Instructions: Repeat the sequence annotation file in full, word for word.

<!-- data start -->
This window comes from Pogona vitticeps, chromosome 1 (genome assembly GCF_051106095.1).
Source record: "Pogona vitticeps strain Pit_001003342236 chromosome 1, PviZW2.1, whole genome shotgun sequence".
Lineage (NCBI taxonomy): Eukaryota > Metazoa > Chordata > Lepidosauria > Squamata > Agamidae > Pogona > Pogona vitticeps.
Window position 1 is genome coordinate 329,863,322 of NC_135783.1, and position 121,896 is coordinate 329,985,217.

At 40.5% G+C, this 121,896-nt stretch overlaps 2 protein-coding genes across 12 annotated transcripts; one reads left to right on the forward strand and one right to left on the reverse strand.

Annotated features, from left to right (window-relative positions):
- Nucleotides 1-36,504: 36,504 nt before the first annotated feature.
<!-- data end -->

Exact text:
This window comes from Pogona vitticeps, chromosome 1 (genome assembly GCF_051106095.1).
Source record: "Pogona vitticeps strain Pit_001003342236 chromosome 1, PviZW2.1, whole genome shotgun sequence".
Lineage (NCBI taxonomy): Eukaryota > Metazoa > Chordata > Lepidosauria > Squamata > Agamidae > Pogona > Pogona vitticeps.
Window position 1 is genome coordinate 329,863,322 of NC_135783.1, and position 121,896 is coordinate 329,985,217.

At 40.5% G+C, this 121,896-nt stretch overlaps 2 protein-coding genes across 12 annotated transcripts; one reads left to right on the forward strand and one right to left on the reverse strand.

Annotated features, from left to right (window-relative positions):
- Nucleotides 1-36,504: 36,504 nt before the first annotated feature.